But that may not work for you if your workstation is not part the WireGuard VPN. Either do the same or you maybe setup ssh forwarding to one of the controller node’s VPN interface (port 6443 by default) and then use --server=https://localhost:6443 or you do something completly different ;-) You could also copy $HOME/.kube directory (if the configs are generated in a moment) to one of the Kubernetes hosts and work from there.

Now generate the kubectl configuration with

ansible-playbook kubectlconfig.yml

If you have your Ansible variables all in place as I suggested in my previous posts it should just work. The playbook will configure kubectl using the admin certificates we created with the Ansible role role-kubernetes-ca.

If you now run kubectl get componentstatuses one would expect to see this output:

kubectl get componentstatuses

NAME                 STATUS    MESSAGE              ERROR
controller-manager   Healthy   ok                   
scheduler            Healthy   ok                   
etcd-0               Healthy   {"health": "true"}   
etcd-1               Healthy   {"health": "true"}   
etcd-2               Healthy   {"health": "true"}  

BUT instead you will probably see this:

NAME                 STATUS      MESSAGE                                                                                        ERROR
scheduler            Unhealthy   Get http://127.0.0.1:10251/healthz: dial tcp 127.0.0.1:10251: getsockopt: connection refused   
controller-manager   Unhealthy   Get http://127.0.0.1:10252/healthz: dial tcp 127.0.0.1:10252: getsockopt: connection refused   
etcd-0               Healthy     {"health": "true"}                                                                             
etcd-1               Healthy     {"health": "true"}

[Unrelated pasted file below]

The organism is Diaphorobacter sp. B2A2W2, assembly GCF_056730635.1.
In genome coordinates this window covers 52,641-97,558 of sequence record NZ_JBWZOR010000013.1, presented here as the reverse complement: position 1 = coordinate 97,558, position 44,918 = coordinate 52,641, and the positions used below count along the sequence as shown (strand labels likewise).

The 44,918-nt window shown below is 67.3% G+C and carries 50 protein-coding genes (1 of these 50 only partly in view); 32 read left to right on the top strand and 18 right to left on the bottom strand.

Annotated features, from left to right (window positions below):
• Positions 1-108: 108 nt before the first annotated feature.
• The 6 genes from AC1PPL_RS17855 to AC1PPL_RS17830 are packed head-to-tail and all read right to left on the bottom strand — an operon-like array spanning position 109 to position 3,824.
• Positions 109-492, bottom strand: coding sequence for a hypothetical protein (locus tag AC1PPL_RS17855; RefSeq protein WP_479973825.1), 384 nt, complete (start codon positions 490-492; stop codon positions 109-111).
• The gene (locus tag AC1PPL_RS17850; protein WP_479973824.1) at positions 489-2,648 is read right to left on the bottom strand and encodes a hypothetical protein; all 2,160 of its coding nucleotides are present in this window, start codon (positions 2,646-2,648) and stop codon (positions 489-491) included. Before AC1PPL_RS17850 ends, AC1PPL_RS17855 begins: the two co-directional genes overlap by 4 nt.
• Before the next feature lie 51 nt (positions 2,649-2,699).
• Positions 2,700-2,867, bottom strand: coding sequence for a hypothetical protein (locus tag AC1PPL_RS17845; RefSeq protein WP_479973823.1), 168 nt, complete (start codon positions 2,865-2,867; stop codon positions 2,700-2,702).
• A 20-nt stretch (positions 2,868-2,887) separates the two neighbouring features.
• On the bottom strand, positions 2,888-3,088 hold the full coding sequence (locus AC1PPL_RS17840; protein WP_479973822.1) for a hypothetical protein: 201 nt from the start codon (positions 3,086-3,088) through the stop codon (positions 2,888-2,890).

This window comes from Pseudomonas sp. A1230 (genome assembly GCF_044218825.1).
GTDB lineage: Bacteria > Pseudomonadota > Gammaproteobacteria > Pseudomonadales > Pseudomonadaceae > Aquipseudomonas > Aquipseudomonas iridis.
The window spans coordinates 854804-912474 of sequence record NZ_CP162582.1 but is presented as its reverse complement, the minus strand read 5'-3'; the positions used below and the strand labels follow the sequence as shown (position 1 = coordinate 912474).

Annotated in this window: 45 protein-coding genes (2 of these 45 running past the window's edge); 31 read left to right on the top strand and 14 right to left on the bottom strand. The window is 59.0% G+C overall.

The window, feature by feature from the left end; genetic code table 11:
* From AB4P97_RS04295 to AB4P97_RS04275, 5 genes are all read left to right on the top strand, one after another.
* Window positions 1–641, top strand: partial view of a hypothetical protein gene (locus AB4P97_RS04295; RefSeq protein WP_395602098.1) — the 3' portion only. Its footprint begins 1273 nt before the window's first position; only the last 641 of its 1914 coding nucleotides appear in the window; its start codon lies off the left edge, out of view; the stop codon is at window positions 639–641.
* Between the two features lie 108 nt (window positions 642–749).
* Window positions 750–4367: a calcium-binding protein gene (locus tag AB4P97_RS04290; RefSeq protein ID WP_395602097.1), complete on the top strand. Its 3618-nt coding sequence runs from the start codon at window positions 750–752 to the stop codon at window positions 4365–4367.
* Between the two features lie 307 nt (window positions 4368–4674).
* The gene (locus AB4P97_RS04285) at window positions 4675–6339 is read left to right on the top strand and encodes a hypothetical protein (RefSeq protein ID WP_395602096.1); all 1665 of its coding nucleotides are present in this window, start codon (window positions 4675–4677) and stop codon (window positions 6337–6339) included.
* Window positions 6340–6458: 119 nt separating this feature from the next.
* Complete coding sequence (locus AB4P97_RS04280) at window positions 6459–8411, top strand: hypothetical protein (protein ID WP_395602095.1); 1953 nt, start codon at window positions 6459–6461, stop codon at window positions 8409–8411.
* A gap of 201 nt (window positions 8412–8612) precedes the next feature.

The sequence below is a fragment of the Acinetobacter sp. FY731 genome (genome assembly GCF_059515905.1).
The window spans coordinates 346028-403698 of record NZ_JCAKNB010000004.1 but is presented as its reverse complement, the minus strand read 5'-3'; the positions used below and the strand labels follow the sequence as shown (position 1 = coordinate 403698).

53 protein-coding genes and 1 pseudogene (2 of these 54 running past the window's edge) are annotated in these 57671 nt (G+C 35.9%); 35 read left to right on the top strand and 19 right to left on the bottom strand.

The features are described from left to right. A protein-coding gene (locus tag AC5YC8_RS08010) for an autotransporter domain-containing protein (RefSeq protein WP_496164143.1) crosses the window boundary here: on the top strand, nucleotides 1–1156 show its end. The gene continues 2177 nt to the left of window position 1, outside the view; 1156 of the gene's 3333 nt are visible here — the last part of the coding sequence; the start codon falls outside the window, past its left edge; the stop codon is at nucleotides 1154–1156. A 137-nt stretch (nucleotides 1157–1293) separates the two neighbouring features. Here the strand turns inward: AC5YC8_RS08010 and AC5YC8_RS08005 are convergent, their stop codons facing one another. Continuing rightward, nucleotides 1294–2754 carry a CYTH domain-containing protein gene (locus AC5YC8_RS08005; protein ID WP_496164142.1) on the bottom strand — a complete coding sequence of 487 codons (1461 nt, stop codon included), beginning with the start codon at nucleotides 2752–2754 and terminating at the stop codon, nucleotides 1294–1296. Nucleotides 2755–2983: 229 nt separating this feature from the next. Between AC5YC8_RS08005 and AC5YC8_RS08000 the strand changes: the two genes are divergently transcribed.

etcd-2               Healthy     {"health": "true"}

If you don’t see any error in systemd’s journal ( journalctl --no-pager ) on the controller nodes and the scheduler and controller-manager are running and listening ( netstat -tlpn ) on port 10251 and 10252 and you get the output above it’s because of this long standig bug “kubectl get cs”: incorrect hard coded master component locations. ATM this can only be avoided if you bind the scheduler and the controller-manager to 0.0.0.0 which means to listen on all interfaces. But this is something I don’t want. I configured this services to listen only on the VPN interface (wg0 e.g.) because it’s really sufficient. This way all communication is secure automatically because the encrypted VPN connection and more important the VPN interfaces shouldn’t be reachable from the Internet by default even if you don’t use any firewall. And just because of this bug I should make scheduler and controller-manager listening on all interfaces? Doesn’t really makes sense for me…

If you don’t care about the issues mentioned above you can use different defaults for scheduler and controller-manager by defining

k8s_controller_manager_settings_user:
  "address": "0.0.0.0"

and

k8s_scheduler_settings_user:
  "address": "0.0.0.0"

in group_vars/all.yml.

An alternative would be to setup a iptables rule to forward the traffic accordingly (haven’t looked at this yet).

Now it’s time to setup the Kubernetes worker.